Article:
Yes. Just remember the following words by converting them to some image or something:

1. exp(x) = Sum of factors in a Geometric series over their corresponding Factorial, or just Σ [(x^y)/ y! ] , for y=0 up to y=n

2. sin(x) = A Geometric series of the Alternate Sum of all the factors with an ODD exponent, over the exponent's corresponding Factorial.

3. cos(x) = A Geometric series of the Alternate Sum of all the factors with an EVEN exponent, over their over the exponent's corresponding Factorial.

4. 1/ (1-x) = A simple Geometric series of the Sum of of factors, with an ascending exponent of all the Natural numbers.
or just Σ (x^y), for y=0 up to y=n

5. (1+x)^a. This is kinda hard to remember for combinatorics or algebra exams. But let's try:

(1+x)^a = The Sum of factors in a Geometric series with each factor having as a coefficient: the diminishing product of the exponent over the exponent's corresponding Factorial.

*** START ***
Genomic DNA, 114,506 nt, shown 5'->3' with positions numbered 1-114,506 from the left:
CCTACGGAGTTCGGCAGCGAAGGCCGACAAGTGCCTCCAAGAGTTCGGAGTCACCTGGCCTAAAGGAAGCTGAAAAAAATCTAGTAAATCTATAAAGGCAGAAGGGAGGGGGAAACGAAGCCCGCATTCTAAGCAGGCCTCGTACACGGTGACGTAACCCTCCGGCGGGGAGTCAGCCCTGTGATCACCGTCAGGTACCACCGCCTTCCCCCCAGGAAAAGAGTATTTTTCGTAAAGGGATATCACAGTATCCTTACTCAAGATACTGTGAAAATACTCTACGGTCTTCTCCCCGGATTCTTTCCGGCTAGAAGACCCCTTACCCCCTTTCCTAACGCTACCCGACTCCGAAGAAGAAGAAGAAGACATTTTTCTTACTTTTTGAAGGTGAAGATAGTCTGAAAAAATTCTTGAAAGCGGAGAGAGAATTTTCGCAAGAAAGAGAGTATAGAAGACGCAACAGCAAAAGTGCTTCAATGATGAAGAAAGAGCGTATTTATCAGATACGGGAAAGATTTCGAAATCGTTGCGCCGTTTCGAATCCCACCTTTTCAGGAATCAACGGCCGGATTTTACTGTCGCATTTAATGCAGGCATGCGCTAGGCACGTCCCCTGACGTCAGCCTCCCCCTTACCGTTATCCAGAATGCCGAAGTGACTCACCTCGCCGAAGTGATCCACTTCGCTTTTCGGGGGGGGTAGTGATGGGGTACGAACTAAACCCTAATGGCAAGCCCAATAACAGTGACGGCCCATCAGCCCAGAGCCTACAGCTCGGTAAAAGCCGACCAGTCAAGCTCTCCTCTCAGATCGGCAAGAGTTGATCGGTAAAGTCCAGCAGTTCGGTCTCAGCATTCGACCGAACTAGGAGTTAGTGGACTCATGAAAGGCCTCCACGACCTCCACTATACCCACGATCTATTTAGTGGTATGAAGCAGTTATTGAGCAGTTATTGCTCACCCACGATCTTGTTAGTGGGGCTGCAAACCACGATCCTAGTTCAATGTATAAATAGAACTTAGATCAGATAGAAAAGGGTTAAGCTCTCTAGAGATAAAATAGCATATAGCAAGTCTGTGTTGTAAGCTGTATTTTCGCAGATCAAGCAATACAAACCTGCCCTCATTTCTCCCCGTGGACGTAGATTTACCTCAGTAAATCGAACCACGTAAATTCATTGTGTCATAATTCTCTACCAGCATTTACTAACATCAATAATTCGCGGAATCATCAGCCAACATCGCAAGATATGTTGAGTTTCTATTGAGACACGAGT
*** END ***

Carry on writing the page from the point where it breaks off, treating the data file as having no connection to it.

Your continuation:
Thank you Nodas!
As for the (1+x)^a one, I found it was Newton Binomial theorem...

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Yes. Just remember the following words by converting them to some image or something:

1.

exp(x)= Sum of factors in a Geometric series over their corresponding Factorial, or just Σ [(x^y)/ y! ] , for y=0 up to y=n2.

sin(x)= A Geometric series of the Alternate Sum of all the factors with an ODD exponent, over the exponent's corresponding Factorial.3.

cos(x)= A Geometric series of the Alternate Sum of all the factors with an EVEN exponent, over their over the exponent's corresponding Factorial.4.

1/ (1-x)= A simple Geometric series of the Sum of of factors, with anascendingexponent of all the Natural numbers.or just Σ (x^y), for y=0 up to y=n

5.

(1+x)^a. This is kinda hard to remember for combinatorics or algebra exams. But let's try:(1+x)^a= The Sum of factors in a Geometric series with each factor having as a coefficient: the diminishing product of the exponent over the exponent's corresponding Factorial.- Nodas

Thank you Nodas!

As for the

(1+x)^aone, I found it was Newton Binomial theorem...